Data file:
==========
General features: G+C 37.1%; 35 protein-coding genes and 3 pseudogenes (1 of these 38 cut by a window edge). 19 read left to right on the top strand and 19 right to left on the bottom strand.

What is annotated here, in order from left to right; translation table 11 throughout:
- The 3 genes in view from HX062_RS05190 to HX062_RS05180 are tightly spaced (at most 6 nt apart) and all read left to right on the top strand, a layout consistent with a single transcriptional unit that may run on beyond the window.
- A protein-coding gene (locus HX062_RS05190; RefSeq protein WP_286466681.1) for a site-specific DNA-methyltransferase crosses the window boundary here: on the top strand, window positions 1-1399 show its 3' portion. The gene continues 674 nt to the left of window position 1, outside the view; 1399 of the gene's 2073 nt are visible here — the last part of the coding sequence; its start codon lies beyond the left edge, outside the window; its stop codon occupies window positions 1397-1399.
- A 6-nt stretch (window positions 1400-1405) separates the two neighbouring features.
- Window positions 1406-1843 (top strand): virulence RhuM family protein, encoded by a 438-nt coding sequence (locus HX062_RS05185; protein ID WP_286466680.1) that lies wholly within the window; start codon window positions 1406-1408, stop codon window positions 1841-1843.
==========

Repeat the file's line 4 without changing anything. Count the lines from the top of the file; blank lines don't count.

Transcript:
- A protein-coding gene (locus HX062_RS05190; RefSeq protein WP_286466681.1) for a site-specific DNA-methyltransferase crosses the window boundary here: on the top strand, window positions 1-1399 show its 3' portion. The gene continues 674 nt to the left of window position 1, outside the view; 1399 of the gene's 2073 nt are visible here — the last part of the coding sequence; its start codon lies beyond the left edge, outside the window; its stop codon occupies window positions 1397-1399.